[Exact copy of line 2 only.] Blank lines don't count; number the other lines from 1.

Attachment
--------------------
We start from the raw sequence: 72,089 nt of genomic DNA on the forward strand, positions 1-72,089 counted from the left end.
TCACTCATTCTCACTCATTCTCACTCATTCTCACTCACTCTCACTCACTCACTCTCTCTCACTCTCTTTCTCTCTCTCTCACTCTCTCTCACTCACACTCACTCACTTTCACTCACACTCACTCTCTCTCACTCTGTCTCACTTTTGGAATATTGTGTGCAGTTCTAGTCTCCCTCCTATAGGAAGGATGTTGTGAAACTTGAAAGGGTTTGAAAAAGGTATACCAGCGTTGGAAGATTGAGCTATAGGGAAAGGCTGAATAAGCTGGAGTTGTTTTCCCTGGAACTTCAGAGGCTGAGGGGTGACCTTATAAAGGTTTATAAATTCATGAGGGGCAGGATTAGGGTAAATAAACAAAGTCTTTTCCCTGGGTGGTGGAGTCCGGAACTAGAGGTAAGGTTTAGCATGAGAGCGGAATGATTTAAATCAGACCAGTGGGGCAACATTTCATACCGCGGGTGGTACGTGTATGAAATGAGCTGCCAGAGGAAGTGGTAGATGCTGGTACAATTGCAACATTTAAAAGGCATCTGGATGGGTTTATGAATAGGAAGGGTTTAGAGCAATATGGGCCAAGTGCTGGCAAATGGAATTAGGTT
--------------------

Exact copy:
TCACTCATTCTCACTCATTCTCACTCATTCTCACTCACTCTCACTCACTCACTCTCTCTCACTCTCTTTCTCTCTCTCTCACTCTCTCTCACTCACACTCACTCACTTTCACTCACACTCACTCTCTCTCACTCTGTCTCACTTTTGGAATATTGTGTGCAGTTCTAGTCTCCCTCCTATAGGAAGGATGTTGTGAAACTTGAAAGGGTTTGAAAAAGGTATACCAGCGTTGGAAGATTGAGCTATAGGGAAAGGCTGAATAAGCTGGAGTTGTTTTCCCTGGAACTTCAGAGGCTGAGGGGTGACCTTATAAAGGTTTATAAATTCATGAGGGGCAGGATTAGGGTAAATAAACAAAGTCTTTTCCCTGGGTGGTGGAGTCCGGAACTAGAGGTAAGGTTTAGCATGAGAGCGGAATGATTTAAATCAGACCAGTGGGGCAACATTTCATACCGCGGGTGGTACGTGTATGAAATGAGCTGCCAGAGGAAGTGGTAGATGCTGGTACAATTGCAACATTTAAAAGGCATCTGGATGGGTTTATGAATAGGAAGGGTTTAGAGCAATATGGGCCAAGTGCTGGCAAATGGAATTAGGTT